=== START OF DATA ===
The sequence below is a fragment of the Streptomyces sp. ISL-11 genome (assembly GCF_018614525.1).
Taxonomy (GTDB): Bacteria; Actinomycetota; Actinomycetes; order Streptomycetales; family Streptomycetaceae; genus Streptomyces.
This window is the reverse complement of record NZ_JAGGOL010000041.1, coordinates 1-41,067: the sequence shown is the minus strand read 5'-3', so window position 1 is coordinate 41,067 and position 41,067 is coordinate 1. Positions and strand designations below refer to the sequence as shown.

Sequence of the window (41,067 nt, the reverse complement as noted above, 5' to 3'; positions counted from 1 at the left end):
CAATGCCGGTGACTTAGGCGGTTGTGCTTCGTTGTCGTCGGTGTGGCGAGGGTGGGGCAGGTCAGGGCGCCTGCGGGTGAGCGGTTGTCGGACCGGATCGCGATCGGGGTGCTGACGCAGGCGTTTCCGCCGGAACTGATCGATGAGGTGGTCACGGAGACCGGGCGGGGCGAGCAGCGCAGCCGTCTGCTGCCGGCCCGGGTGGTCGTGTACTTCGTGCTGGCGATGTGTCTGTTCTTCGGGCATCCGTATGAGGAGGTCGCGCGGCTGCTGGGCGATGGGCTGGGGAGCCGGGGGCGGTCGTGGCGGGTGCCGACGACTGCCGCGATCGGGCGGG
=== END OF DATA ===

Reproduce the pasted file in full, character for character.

The sequence below is a fragment of the Streptomyces sp. ISL-11 genome (assembly GCF_018614525.1).
Taxonomy (GTDB): Bacteria; Actinomycetota; Actinomycetes; order Streptomycetales; family Streptomycetaceae; genus Streptomyces.
This window is the reverse complement of record NZ_JAGGOL010000041.1, coordinates 1-41,067: the sequence shown is the minus strand read 5'-3', so window position 1 is coordinate 41,067 and position 41,067 is coordinate 1. Positions and strand designations below refer to the sequence as shown.

Sequence of the window (41,067 nt, the reverse complement as noted above, 5' to 3'; positions counted from 1 at the left end):
CAATGCCGGTGACTTAGGCGGTTGTGCTTCGTTGTCGTCGGTGTGGCGAGGGTGGGGCAGGTCAGGGCGCCTGCGGGTGAGCGGTTGTCGGACCGGATCGCGATCGGGGTGCTGACGCAGGCGTTTCCGCCGGAACTGATCGATGAGGTGGTCACGGAGACCGGGCGGGGCGAGCAGCGCAGCCGTCTGCTGCCGGCCCGGGTGGTCGTGTACTTCGTGCTGGCGATGTGTCTGTTCTTCGGGCATCCGTATGAGGAGGTCGCGCGGCTGCTGGGCGATGGGCTGGGGAGCCGGGGGCGGTCGTGGCGGGTGCCGACGACTGCCGCGATCGGGCGGG